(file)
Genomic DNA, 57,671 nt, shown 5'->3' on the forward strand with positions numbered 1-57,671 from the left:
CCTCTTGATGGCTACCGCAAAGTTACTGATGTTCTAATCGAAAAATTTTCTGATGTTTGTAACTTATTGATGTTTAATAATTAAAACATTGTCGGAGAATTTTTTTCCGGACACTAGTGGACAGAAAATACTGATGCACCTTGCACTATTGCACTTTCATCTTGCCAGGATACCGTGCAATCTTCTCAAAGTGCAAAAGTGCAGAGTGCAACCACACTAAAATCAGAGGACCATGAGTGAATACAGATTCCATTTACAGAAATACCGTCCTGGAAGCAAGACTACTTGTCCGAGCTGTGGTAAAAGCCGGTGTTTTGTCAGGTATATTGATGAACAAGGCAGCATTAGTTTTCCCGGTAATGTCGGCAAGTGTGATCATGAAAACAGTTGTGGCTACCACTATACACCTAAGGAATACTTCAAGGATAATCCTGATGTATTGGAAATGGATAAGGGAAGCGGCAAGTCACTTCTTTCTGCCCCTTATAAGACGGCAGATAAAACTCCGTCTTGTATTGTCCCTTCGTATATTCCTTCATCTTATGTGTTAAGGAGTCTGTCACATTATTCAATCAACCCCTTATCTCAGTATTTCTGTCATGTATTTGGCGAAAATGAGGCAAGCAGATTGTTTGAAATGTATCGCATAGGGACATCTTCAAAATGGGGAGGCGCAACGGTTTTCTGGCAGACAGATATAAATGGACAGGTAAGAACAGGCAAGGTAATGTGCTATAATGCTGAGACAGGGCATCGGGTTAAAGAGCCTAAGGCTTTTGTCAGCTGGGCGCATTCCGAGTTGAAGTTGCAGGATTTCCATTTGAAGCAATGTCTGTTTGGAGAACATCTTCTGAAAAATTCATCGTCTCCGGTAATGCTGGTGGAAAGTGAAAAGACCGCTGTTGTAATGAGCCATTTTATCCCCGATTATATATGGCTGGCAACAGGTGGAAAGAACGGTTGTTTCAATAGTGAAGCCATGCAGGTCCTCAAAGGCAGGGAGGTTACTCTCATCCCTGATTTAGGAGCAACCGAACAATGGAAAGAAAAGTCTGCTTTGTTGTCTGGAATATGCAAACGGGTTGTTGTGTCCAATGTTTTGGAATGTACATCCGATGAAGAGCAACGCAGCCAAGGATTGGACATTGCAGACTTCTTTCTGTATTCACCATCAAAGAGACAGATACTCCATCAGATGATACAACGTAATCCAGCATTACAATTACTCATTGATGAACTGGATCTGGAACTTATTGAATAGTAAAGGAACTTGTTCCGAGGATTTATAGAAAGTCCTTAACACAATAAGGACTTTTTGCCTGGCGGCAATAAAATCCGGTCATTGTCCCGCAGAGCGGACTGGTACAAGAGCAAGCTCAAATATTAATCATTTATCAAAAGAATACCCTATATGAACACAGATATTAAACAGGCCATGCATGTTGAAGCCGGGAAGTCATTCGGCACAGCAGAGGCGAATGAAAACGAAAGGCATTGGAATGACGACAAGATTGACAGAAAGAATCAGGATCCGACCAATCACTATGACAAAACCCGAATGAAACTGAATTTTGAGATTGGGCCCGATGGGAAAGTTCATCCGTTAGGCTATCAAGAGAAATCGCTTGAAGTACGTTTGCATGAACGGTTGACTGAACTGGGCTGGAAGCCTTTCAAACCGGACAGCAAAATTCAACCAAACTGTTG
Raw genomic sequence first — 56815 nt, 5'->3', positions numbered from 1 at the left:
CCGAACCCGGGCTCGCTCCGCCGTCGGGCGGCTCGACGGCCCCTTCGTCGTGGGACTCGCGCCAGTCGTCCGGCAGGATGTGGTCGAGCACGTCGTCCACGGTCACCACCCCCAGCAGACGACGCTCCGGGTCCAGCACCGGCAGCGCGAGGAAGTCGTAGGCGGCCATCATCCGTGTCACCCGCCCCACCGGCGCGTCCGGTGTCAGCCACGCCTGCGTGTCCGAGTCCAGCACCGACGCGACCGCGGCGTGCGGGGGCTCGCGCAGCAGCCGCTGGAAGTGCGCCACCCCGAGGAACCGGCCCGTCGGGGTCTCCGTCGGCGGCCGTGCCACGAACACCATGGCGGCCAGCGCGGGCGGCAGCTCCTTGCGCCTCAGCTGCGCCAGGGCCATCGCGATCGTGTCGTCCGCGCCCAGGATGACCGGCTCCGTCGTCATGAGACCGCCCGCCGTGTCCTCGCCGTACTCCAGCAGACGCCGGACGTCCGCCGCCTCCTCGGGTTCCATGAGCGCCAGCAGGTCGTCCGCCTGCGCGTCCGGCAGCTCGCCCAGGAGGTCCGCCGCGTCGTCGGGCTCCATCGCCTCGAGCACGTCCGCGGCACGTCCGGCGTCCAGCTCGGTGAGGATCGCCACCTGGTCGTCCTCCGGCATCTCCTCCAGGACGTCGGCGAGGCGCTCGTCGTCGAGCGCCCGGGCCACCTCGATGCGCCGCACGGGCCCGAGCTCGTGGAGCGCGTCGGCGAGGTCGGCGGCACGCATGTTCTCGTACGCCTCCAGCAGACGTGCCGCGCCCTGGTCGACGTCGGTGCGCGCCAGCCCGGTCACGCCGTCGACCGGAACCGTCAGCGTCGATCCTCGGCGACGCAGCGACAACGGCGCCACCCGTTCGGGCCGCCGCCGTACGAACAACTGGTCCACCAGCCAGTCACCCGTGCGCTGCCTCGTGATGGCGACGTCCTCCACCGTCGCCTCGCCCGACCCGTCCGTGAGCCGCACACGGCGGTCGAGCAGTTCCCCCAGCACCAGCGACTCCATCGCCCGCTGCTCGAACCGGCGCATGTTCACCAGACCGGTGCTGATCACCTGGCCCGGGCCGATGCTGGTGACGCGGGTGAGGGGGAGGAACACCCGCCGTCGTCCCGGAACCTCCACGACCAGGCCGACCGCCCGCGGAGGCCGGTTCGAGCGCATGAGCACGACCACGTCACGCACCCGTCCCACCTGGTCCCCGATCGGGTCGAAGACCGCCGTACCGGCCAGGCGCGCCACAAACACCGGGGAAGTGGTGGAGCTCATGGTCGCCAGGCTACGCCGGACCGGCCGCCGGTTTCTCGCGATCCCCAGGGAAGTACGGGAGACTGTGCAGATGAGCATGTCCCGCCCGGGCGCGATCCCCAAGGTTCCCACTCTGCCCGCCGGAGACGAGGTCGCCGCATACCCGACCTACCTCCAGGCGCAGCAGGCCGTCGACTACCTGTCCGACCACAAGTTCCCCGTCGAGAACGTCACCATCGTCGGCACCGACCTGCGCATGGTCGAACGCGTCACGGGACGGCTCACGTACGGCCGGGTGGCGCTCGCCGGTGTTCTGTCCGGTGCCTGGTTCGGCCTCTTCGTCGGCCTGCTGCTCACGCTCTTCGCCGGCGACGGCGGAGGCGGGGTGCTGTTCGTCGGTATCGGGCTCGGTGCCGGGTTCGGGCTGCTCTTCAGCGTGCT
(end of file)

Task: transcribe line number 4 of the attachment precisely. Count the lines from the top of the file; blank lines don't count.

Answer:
CCGAACCCGGGCTCGCTCCGCCGTCGGGCGGCTCGACGGCCCCTTCGTCGTGGGACTCGCGCCAGTCGTCCGGCAGGATGTGGTCGAGCACGTCGTCCACGGTCACCACCCCCAGCAGACGACGCTCCGGGTCCAGCACCGGCAGCGCGAGGAAGTCGTAGGCGGCCATCATCCGTGTCACCCGCCCCACCGGCGCGTCCGGTGTCAGCCACGCCTGCGTGTCCGAGTCCAGCACCGACGCGACCGCGGCGTGCGGGGGCTCGCGCAGCAGCCGCTGGAAGTGCGCCACCCCGAGGAACCGGCCCGTCGGGGTCTCCGTCGGCGGCCGTGCCACGAACACCATGGCGGCCAGCGCGGGCGGCAGCTCCTTGCGCCTCAGCTGCGCCAGGGCCATCGCGATCGTGTCGTCCGCGCCCAGGATGACCGGCTCCGTCGTCATGAGACCGCCCGCCGTGTCCTCGCCGTACTCCAGCAGACGCCGGACGTCCGCCGCCTCCTCGGGTTCCATGAGCGCCAGCAGGTCGTCCGCCTGCGCGTCCGGCAGCTCGCCCAGGAGGTCCGCCGCGTCGTCGGGCTCCATCGCCTCGAGCACGTCCGCGGCACGTCCGGCGTCCAGCTCGGTGAGGATCGCCACCTGGTCGTCCTCCGGCATCTCCTCCAGGACGTCGGCGAGGCGCTCGTCGTCGAGCGCCCGGGCCACCTCGATGCGCCGCACGGGCCCGAGCTCGTGGAGCGCGTCGGCGAGGTCGGCGGCACGCATGTTCTCGTACGCCTCCAGCAGACGTGCCGCGCCCTGGTCGACGTCGGTGCGCGCCAGCCCGGTCACGCCGTCGACCGGAACCGTCAGCGTCGATCCTCGGCGACGCAGCGACAACGGCGCCACCCGTTCGGGCCGCCGCCGTACGAACAACTGGTCCACCAGCCAGTCACCCGTGCGCTGCCTCGTGATGGCGACGTCCTCCACCGTCGCCTCGCCCGACCCGTCCGTGAGCCGCACACGGCGGTCGAGCAGTTCCCCCAGCACCAGCGACTCCATCGCCCGCTGCTCGAACCGGCGCATGTTCACCAGACCGGTGCTGATCACCTGGCCCGGGCCGATGCTGGTGACGCGGGTGAGGGGGAGGAACACCCGCCGTCGTCCCGGAACCTCCACGACCAGGCCGACCGCCCGCGGAGGCCGGTTCGAGCGCATGAGCACGACCACGTCACGCACCCGTCCCACCTGGTCCCCGATCGGGTCGAAGACCGCCGTACCGGCCAGGCGCGCCACAAACACCGGGGAAGTGGTGGAGCTCATGGTCGCCAGGCTACGCCGGACCGGCCGCCGGTTTCTCGCGATCCCCAGGGAAGTACGGGAGACTGTGCAGATGAGCATGTCCCGCCCGGGCGCGATCCCCAAGGTTCCCACTCTGCCCGCCGGAGACGAGGTCGCCGCATACCCGACCTACCTCCAGGCGCAGCAGGCCGTCGACTACCTGTCCGACCACAAGTTCCCCGTCGAGAACGTCACCATCGTCGGCACCGACCTGCGCATGGTCGAACGCGTCACGGGACGGCTCACGTACGGCCGGGTGGCGCTCGCCGGTGTTCTGTCCGGTGCCTGGTTCGGCCTCTTCGTCGGCCTGCTGCTCACGCTCTTCGCCGGCGACGGCGGAGGCGGGGTGCTGTTCGTCGGTATCGGGCTCGGTGCCGGGTTCGGGCTGCTCTTCAGCGTGCT